|Place of birth||Hickey's Creek, New South Wales|
|Address||Burra Pine, New South Wales|
|Age at embarkation||21|
|Next of kin||Father, E. Daley, Burra Pine PO, Taylors Arms Nambucca River, New South Wales|
|Previous military service||Nil|
|Place of enlistment||Sydney, New South Wales|
|Rank on enlistment||Private|
|Unit name||17th Battalion, 18th Reinforcement|
|AWM Embarkation Roll number||23/34/4|
|Embarkation details||Unit embarked from Sydney, New South Wales, on board HMAT A29 Suevic on
|Rank from Nominal Roll||Private|
|Unit from Nominal Roll||33rd Battalion|
|Fate||Killed in Action
|Age at death from cemetery records||23|
|Place of burial||No known grave|
|Commemoration details||Australian National Memorial, Villers-Bretonneux, France
Villers-Bretonneux is a village about 15 km east of Amiens. The Memorial stands on the high ground ('Hill 104') behind the Villers-Bretonneux Military Cemetery, Fouilloy, which is about 2 km north of Villers-Bretonneux on the east side of the road to Fouilloy.
The Australian National Memorial, Villers-Bretonneux is approached through the Military Cemetery, at the end of which is an open grass lawn which leads into a three-sided court. The two pavilions on the left and right are linked by the north and south walls to the back (east) wall, from which rises the focal point of the Memorial, a 105 foot tall tower, of fine ashlar. A staircase leads to an observation platform, 64 feet above the ground, from which further staircases lead to an observation room. This room contains a circular stone tablet with bronze pointers indicating the Somme villages whose names have become synonymous with battles of the Great War; other battle fields in France and Belgium in which Australians fought; and far beyond, Gallipoli and Canberra.
On the three walls, which are faced with Portland stone, are the names of 10,885 Australians who were killed in France and who have no known grave. The 'blocking course' above them bears the names of the Australian Battle Honours.
After the war an appeal in Australia raised £22,700, of which £12,500 came from Victorian school children, with the request that the majority of the funds be used to build a new school in Villers-Bretonneux. The boys' school opened in May 1927, and contains an inscription stating that the school was the gift of Victorian schoolchildren, twelve hundred of whose fathers are buried in the Villers-Bretonneux cemetery, with the names of many more recorded on the Memorial. Villers-Bretonneux is now twinned with Robinvale, Victoria, which has in its main square a memorial to the links between the two towns.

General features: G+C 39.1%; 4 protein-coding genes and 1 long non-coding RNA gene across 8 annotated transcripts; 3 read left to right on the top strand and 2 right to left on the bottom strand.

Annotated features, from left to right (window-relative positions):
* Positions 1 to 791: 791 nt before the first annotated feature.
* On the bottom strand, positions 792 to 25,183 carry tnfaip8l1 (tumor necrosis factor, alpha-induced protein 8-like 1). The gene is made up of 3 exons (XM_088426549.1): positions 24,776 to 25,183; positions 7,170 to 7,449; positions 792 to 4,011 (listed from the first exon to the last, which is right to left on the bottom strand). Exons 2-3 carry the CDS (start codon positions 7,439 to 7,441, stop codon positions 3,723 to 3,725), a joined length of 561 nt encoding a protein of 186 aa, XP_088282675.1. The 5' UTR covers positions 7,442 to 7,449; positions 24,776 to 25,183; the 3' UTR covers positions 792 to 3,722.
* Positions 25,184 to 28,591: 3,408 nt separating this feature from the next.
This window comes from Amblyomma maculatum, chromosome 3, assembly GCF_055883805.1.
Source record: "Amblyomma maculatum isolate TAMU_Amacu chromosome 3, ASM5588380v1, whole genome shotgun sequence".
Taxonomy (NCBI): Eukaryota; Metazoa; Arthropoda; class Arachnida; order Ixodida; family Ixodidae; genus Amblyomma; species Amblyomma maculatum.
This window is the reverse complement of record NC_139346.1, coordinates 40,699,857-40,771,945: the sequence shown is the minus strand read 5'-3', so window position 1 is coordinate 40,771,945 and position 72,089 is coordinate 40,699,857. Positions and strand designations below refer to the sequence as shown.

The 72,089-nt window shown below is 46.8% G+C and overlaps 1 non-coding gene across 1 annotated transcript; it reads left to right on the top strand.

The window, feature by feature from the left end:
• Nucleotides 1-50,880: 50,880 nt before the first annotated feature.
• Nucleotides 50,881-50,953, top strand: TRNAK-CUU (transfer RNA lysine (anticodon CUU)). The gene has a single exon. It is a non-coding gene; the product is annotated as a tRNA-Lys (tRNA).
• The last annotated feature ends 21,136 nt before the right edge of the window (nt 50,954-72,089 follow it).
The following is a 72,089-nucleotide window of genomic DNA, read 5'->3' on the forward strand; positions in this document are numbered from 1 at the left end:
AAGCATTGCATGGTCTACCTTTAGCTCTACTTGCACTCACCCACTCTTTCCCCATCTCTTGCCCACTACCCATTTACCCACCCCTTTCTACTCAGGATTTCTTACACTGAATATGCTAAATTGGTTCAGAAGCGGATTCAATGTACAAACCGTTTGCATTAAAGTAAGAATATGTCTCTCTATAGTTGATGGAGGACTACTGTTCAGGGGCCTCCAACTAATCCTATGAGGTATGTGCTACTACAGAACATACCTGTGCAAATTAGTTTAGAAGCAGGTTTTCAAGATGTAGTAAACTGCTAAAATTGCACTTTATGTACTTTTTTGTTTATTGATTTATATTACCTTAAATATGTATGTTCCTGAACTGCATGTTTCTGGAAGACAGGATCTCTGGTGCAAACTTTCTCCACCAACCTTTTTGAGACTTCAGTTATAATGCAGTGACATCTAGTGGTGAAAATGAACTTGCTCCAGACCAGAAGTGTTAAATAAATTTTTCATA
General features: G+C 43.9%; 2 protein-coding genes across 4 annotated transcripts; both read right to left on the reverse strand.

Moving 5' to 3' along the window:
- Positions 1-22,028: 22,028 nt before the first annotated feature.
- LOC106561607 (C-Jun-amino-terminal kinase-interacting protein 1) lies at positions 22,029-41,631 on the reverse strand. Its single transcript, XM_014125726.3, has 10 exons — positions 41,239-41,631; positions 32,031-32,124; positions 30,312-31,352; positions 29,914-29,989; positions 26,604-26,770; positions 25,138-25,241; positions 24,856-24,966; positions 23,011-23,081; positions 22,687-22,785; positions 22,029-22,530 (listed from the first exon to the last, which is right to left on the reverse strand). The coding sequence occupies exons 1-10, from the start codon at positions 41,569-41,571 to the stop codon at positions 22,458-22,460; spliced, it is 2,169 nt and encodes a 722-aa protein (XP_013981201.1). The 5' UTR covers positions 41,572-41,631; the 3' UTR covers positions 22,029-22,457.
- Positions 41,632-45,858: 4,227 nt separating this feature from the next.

|Panel number, Roll of Honour,|
Australian War Memorial
|Miscellaneous information from|
|Parents: Mr E. and Mrs M.A.E. DALEY. Born at Burrapine, New South Wales|
War service: Western Front
Embarked Sydney, 11 November 1916; disembarked Devonport, England, 30 January 1917, and marched into 5th Training Bn, Rollestone, the same day.
Admitted to Military Hospital, Endell Street, London, 11 February 1917 (influenza); discharged, 27 February 1917; marched into 5th Training Bn, Rollestone, 28 February 1917.
Transferred to 3rd Bn, 18 April 1917.
Transferred to, and taken on strength of 62nd Bn, Windmill Hill, 28 April 1917.
Marched out of 62nd Bn, 19 September 1917, and transferred to 17th Bn the same day; marched into 61st Draft Bn, Fovant, 21 September 1917.
Marched into Overseas Training Bde, Longbridge Deverill, 19 October 1917.
Marched out to No 1 Command Depot, 23 October 1917.
Classified 'A3', 30 October 1917.
Marched out of No 1 Command Depot, Sutton Veny, 4 January 1918; marched into 14th Training Bn, Codford, 6 January 1918.
Proceeded overseas to France, 5 February 1918; marched into Australian Intermediate Base Depot, Le Havre, 6 February 1918.
Proceeded to unit, 7 February 1918; taken on strength of 33rd Bn, 12 February 1918.
Wounded in action, 18 April 1918, and admitted to No 5 Casualty Clearing Station the same day (gassed); transferred to No 6 General Hospital, Rouen, 20 April 1918; to England, 27 April 1918; to Norfolk War Hospital, 28 April 1918; to No 1 Australian Auxiliary Hospital, Harefield, 16 May 1918; discharged, 16 May 1918, and marched into No 3 Command Depot, Hurdcott, the same day.
Marched into Overseas Training Bde, Longbridge Deverill, 18 July 1918.
Proceeded overseas to France, 15 August 1918; marched into Australian Intermediate Base Depot, Le Havre, 16 August 1918.
Proceeded to unit, 18 August 1918; rejoined 33rd Bn, 21 August 1918.
Posted as missing in action, 30 August 1918.
Court of Enquiry, Chepy, 23 February 1919, pronounces fate as 'Killed in Action, 30 August 1918'.Medals: British War Medal, Victory Medal
|Sources||NAA: B2455, DALEY Charles Claude|